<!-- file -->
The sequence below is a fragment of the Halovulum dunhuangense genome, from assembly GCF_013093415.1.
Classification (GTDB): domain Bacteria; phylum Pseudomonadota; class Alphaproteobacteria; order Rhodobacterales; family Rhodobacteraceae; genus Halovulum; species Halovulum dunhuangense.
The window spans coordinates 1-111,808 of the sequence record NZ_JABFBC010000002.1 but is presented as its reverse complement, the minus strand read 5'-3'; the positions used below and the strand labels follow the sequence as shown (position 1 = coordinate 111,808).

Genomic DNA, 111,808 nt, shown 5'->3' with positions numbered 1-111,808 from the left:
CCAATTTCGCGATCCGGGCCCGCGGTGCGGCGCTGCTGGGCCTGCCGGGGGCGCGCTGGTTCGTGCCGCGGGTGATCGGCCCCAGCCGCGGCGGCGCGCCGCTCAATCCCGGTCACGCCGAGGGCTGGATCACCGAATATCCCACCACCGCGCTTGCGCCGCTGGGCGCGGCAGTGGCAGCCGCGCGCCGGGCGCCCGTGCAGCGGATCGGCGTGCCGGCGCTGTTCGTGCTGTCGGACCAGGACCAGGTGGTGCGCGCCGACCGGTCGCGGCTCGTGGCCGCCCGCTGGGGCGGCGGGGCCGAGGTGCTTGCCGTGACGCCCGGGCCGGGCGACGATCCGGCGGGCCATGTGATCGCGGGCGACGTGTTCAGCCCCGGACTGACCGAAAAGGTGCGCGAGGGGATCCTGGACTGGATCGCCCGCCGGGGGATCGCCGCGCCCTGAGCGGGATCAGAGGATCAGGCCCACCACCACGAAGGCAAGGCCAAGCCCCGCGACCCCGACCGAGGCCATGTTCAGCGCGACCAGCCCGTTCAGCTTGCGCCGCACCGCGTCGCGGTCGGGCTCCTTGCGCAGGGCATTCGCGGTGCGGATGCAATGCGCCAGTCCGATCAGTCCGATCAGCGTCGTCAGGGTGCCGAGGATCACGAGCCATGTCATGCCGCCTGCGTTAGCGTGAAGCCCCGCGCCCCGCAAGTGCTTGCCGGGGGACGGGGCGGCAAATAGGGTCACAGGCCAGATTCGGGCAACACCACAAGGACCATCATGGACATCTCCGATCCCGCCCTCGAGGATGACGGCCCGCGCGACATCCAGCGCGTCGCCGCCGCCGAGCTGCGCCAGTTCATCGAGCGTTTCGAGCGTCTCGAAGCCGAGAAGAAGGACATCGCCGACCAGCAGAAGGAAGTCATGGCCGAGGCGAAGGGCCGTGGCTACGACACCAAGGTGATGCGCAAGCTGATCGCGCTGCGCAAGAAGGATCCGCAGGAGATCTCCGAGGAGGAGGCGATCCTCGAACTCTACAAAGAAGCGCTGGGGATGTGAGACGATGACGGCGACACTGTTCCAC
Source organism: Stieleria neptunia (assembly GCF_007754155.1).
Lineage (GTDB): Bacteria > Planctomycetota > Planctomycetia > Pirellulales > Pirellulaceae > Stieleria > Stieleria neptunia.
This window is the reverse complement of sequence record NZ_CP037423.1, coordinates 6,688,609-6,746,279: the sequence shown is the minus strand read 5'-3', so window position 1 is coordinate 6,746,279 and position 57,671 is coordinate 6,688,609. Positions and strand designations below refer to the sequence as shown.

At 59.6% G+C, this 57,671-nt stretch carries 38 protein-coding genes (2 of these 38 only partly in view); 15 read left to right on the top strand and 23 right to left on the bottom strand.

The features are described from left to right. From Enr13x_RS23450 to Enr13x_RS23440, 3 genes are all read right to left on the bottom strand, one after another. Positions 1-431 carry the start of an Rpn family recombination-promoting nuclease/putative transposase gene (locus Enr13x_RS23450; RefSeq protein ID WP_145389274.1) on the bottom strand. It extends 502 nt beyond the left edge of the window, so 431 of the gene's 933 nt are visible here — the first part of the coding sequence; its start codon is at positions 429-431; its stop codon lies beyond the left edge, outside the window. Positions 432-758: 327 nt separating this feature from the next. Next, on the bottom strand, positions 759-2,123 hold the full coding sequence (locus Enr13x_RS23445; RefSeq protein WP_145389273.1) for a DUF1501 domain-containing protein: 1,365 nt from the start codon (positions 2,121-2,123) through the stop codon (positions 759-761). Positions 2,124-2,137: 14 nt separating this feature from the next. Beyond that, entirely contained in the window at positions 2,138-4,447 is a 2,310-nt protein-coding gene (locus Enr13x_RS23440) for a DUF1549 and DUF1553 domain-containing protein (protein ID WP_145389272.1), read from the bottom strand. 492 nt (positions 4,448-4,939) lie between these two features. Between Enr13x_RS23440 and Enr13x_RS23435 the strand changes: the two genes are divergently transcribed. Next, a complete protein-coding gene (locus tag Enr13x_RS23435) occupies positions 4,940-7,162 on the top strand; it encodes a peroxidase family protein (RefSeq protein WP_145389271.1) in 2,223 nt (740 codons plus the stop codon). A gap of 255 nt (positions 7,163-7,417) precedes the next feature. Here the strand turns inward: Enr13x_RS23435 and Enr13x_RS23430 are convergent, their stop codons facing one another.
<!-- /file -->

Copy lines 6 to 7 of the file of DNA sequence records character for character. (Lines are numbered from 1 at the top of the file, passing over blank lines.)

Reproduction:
Source organism: Stieleria neptunia (assembly GCF_007754155.1).
Lineage (GTDB): Bacteria > Planctomycetota > Planctomycetia > Pirellulales > Pirellulaceae > Stieleria > Stieleria neptunia.